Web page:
The seemingly simple experiment of sending a beam light, or a beam of atoms, through two slits at the same time proved that light, and even matter, can behave as both a wave and a particle, a characteristic called wave-particle duality. These two characteristics are not exhibited simultaneously, but are in fact mutually exclusive. That is, when observed as wave, light or matter acts like a wave, but when observed as particle it acts like a particle. On the one hand, after passing through the two slits (the diffraction grating) the particles disperse like waves passing a harbor entrance, with their recorded distribution showing interference patterns, but on the other hand, if you record the path of individual particles through the experimental apparatus the waveform interference pattern disappears and a particle intensity distribution pattern is observed. That the observational apparatus, repeatedly, predictably, and even non-chronologically8alter these characteristics unequivocally proves that it is impossible to separate the objects and agencies of observation, that they are ontologically entangled. I mention this quantum conundrum as empirical support for debunking thinking that splits the world into individual and determinist binaries. Here, I suggest, light and matter is acting par le milieu; both through and with the middle. Taking heed of Stengers’ intra-active thinking, and considering our atomic entanglment, it is clear that diffraction provides a way of figuring difference as a becoming-with.
Diffraction owes as much to a thick legacy of feminist theorizing about difference as it does to physics. As such, I want to begin by re-turning – not by returning as in reflecting on or going back to a past that was, but re-turning as in turning it over and over again – iteratively intra-acting, re-diffracting, diffracting anew, in the making of new temporalities (spacetimematterings), new diffraction patterns.9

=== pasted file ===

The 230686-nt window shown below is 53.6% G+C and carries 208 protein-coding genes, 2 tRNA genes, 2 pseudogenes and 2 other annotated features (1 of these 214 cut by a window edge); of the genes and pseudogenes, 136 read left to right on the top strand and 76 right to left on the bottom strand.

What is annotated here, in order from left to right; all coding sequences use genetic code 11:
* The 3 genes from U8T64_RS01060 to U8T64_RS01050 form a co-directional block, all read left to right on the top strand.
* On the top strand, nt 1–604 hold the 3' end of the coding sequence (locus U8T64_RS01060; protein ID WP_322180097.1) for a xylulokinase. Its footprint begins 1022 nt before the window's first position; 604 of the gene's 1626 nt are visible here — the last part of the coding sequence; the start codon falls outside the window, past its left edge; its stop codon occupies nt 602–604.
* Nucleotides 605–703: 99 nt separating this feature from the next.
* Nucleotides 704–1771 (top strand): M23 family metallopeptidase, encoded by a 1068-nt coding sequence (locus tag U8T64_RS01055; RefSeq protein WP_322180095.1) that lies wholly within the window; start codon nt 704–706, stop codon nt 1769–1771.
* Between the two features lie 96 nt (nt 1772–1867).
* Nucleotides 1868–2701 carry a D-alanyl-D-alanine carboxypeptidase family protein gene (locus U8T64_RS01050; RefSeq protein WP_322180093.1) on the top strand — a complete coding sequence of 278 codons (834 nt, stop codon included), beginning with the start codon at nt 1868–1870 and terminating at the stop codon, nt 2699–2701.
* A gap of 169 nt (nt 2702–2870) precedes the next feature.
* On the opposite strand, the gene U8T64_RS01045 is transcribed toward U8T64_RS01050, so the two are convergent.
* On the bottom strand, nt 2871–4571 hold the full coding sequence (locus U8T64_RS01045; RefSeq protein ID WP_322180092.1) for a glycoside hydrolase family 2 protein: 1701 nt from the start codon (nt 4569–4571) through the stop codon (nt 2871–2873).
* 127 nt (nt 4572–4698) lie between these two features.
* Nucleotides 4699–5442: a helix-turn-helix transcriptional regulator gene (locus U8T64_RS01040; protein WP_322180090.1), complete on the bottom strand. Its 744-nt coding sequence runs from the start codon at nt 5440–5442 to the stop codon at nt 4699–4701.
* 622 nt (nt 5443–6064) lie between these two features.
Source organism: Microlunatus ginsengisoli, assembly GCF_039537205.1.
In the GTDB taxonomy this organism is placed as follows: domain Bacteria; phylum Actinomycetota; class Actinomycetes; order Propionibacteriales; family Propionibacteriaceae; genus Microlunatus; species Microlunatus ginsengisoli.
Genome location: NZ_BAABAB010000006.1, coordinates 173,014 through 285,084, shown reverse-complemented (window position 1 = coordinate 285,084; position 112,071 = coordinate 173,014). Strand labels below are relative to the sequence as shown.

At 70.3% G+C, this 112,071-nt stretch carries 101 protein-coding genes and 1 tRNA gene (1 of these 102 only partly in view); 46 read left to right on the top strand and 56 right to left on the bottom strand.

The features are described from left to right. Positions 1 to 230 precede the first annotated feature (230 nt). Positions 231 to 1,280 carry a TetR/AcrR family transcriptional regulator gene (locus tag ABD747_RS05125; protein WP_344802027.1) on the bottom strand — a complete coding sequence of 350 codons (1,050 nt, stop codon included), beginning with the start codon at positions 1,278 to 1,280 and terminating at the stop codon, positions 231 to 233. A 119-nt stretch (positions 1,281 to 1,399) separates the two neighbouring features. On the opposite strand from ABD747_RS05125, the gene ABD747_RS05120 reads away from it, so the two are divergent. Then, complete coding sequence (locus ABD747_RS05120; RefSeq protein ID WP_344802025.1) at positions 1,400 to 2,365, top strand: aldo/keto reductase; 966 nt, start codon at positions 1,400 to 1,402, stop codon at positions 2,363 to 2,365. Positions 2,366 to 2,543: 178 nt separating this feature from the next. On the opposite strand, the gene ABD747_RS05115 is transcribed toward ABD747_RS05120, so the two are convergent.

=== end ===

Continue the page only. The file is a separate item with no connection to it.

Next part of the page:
This is an understanding of a diffractive ecology grounded in materialist feminist discourse and is vital to reading the contrast between this knowledge and that of Bateson. These are not feedback loops interacting across a system, the system is implicit in the intra-action.10 Bateson conceived of difference as a trial and error feedback in-response- t o, whereas a diffractive position places difference in a because-with situation. To quote Donna Haraway:
Diffraction does not produce “the same” displaced, as reflection and refraction do. Diffraction is a mapping of interference, not of replication, reflection, or reproduction. A diffraction pattern does not map where differences appear, but rather maps where the effects of difference appear.11
The diffraction pattern is not a categoric index but a map-in-process of relationships and affects. I would argue that where Bateson’s reflexive feedback networks operate through competitive neoliberal nodes (individual points of contact within a homeostatic system), a diffractive model envisages an interwoven patterning of flows.12
Spacetimemattering / What matter(s) matter?
How then might this patterning of flows appear in a material sense? Looking at the quote from Gregory Bateson with which I opened this paper, these words have been iteratively re-turned within various spaces, times, and matterings:13 by the author, by a publisher, by an artist, by a curator, by a video compression algorithm, by a student. These words trace a path, not of point-to-point connections, but of spatial and temporal interference. Being sensitive to these diffractions, essentialist cartographies of the unique author are rendered obsolete. When “the unitary vision of the subject cannot provide an effective antidote to the processes of fragmentation, flows and mutations, which mark our era”,14 it is time for a new descriptive methodology.